The toys are mistakenly delivered to a day-care center instead of the attic right before Andy leaves for college, and it's up to Woody to convince the other toys that they weren't abandoned and to return home.
In order to power the city, monsters have to scare children so that they scream. However, the children are toxic to the monsters, and after a child gets through, 2 monsters realize things may not be what they think.
While Andy is away at summer camp Woody has been toynapped by Al McWiggin, a greedy collector and proprietor of "Al's Toy Barn"! In this all-out rescue mission, Buzz and his friends Mr. Potato Head, Slinky Dog, Rex and Hamm springs into action to rescue Woody from winding up as a museum piece. They must find a way to save him before he gets sold in Japan forever and they'll never see him again!Written by
Anthony Pereyra <email@example.com>
Jim Varney (Slinky Dog) and Don Rickles (Mr Potato Head) died 17 years apart from each other additionally Joe Ranft (Wheezy and Lenny) and R. Lee Ermey (Sarge) both pass away 13 years apart from each other. See more »
After Andy's mom realizes that Woody somehow got downstairs and into Al McWhiggin's hands, she takes Woody and puts him in the cash box for safe keeping. After Al steals Woody, we never see Andy's mom worrying or calling the police to report theft. Nor does she say anything to Andy (as Andy arrives home from cowboy camp all cheerful and eager to see Woody). How did she go through the entire length of the movie not knowing that Woody had been taken/stolen and didn't do anything about it herself. It's hard to believe that she didn't notice the wide-open cash box without Woody inside. See more »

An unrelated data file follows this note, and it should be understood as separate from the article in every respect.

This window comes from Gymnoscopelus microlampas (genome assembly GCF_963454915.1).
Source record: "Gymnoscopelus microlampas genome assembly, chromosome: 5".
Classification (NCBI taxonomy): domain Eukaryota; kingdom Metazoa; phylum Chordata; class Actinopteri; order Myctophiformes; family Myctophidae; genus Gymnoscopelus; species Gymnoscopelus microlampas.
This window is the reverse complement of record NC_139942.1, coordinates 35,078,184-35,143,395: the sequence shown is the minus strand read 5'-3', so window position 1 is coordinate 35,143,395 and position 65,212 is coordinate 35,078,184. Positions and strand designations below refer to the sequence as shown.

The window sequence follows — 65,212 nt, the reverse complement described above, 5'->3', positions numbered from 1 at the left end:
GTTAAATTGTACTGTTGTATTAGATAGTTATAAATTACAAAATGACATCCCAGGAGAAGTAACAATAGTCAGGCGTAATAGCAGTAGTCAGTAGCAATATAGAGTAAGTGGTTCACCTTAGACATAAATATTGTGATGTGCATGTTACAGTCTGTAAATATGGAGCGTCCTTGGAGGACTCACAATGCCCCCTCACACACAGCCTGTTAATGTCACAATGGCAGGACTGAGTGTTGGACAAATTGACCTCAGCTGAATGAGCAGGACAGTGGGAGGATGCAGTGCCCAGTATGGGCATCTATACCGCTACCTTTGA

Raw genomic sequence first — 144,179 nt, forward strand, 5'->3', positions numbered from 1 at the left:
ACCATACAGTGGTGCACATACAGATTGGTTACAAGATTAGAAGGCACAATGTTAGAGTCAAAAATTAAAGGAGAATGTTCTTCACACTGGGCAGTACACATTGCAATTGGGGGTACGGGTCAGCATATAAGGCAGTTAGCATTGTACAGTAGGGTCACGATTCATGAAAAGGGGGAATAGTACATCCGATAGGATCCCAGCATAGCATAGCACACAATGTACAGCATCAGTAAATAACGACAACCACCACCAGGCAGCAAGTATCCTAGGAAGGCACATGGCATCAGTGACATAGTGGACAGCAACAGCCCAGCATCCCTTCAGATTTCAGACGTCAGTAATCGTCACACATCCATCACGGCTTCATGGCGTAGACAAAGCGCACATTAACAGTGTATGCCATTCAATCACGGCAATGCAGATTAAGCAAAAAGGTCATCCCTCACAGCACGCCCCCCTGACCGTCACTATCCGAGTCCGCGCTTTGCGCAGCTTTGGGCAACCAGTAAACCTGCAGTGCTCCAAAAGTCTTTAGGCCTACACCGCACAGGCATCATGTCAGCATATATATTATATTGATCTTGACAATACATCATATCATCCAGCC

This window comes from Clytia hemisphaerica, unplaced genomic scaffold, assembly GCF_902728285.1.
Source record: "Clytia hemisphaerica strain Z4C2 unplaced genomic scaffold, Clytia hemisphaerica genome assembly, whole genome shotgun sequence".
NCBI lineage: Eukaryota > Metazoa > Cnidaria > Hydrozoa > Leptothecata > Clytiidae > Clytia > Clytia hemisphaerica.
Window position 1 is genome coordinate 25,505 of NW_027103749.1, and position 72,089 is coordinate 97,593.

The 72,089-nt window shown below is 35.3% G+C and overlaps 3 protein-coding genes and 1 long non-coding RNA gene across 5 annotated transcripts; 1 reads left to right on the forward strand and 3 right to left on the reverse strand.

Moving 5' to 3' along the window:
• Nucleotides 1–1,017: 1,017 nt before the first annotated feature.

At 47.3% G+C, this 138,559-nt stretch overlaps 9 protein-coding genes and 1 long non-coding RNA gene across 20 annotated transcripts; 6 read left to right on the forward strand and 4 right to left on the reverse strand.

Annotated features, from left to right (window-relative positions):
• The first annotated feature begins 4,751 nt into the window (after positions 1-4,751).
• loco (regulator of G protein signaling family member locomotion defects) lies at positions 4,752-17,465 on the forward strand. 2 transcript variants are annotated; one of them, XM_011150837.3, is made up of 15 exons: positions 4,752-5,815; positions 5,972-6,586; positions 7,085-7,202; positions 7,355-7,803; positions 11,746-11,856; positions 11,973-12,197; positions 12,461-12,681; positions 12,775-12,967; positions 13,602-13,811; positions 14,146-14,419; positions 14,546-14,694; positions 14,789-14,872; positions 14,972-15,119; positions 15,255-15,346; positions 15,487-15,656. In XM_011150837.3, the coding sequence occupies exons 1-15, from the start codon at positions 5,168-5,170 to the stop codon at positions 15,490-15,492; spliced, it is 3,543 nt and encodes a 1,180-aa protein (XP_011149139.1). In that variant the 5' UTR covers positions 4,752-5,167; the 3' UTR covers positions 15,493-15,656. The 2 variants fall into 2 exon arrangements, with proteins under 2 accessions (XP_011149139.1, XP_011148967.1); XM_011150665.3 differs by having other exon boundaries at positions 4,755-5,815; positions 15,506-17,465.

[landing on Zurg's planet in the Buzz Lightyear Video Game]
Buzz Lightyear to mission log: All signs point to this planet as location of Zurg's fortress, but there seems to be no signs of intelligent life anywhere...
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Tour Guide Barbie does a little bit during the credits that is quite entertaining, such as suggesting to the audience that they throw away their trash, and asking for a break because she is tired from smiling so much. See more »
Two versions of the film have been releases, each one with different fake outtakes over the end credits. This was done because Disney hoped it would encourage people to view the film a second time. However, the 2005 Special Edition DVD has blank credits, and the bloopers appear as a separate bonus feature. See more »
Here's yet one more sequel that more than lived up to its original great start. The first Toy Story was outstanding. This is just as good, if not better.
Very fast-paced and very entertaining, this doesn't have a lot of laugh-out-loud parts but is definitely fun to watch with many good lines. What I appreciated was the lack of a nasty villain and any evil overtones, as was the case with the rotten neighborhood kid in the first film.
I also appreciated the fantastic surround sound on the DVD, along with the magnificent colors. Not to be forgotten is a wonderful, tear-jerking song in here, sung by Sarah MacLaclan. It gets to me every time.
When you factor in all the nice characters, music, colors and sounds, this has to be one of the most beloved animated films of the modern era.
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